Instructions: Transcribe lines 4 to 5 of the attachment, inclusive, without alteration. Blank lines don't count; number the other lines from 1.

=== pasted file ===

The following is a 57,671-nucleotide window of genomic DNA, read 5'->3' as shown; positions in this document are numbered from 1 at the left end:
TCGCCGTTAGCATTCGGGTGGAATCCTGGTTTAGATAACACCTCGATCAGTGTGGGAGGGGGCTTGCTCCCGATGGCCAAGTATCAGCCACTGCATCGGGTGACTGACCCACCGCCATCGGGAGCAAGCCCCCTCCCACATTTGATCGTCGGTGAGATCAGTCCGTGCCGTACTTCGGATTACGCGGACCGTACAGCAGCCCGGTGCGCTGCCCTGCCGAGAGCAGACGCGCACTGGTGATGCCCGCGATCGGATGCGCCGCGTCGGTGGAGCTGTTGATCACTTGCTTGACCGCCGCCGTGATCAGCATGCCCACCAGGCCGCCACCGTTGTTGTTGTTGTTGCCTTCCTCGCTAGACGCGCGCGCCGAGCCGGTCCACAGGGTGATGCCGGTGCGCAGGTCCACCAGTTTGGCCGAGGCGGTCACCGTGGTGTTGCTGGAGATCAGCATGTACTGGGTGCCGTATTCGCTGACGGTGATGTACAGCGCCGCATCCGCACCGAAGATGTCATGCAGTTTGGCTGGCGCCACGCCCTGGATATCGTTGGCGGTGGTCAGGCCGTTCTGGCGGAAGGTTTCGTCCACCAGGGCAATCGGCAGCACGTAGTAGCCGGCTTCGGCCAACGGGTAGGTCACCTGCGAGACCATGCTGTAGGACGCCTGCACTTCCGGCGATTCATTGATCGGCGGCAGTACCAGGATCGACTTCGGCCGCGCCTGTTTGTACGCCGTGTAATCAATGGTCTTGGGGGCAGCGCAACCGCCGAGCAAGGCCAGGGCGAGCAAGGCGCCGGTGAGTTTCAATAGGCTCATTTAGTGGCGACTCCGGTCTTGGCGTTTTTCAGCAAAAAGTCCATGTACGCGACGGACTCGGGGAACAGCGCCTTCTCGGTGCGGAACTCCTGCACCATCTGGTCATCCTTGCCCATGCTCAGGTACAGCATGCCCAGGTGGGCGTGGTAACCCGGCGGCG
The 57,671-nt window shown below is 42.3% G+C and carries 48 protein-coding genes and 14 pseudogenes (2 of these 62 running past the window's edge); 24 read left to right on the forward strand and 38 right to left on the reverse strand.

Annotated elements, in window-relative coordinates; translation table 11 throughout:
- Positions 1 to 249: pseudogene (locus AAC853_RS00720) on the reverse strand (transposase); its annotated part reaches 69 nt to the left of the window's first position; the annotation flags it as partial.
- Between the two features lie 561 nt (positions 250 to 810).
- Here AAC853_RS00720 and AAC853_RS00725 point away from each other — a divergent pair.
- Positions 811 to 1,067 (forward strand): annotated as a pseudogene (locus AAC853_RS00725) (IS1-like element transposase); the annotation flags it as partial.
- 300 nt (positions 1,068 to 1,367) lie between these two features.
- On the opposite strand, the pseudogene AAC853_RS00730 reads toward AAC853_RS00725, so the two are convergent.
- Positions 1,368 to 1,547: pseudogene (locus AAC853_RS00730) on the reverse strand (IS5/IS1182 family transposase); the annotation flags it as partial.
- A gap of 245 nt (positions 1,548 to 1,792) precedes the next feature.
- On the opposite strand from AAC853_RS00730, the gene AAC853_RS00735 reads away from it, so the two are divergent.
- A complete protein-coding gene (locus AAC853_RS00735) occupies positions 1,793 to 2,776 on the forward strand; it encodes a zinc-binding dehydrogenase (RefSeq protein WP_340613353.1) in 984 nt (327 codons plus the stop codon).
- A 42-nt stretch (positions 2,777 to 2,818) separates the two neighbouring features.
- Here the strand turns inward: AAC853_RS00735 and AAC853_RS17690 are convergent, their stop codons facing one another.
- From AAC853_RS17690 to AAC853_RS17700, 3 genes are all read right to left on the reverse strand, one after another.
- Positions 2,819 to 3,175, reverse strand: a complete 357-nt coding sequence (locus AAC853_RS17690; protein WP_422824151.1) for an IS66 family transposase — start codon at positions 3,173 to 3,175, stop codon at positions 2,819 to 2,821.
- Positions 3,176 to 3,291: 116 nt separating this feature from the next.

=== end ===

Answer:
Annotated elements, in window-relative coordinates; translation table 11 throughout:
- Positions 1 to 249: pseudogene (locus AAC853_RS00720) on the reverse strand (transposase); its annotated part reaches 69 nt to the left of the window's first position; the annotation flags it as partial.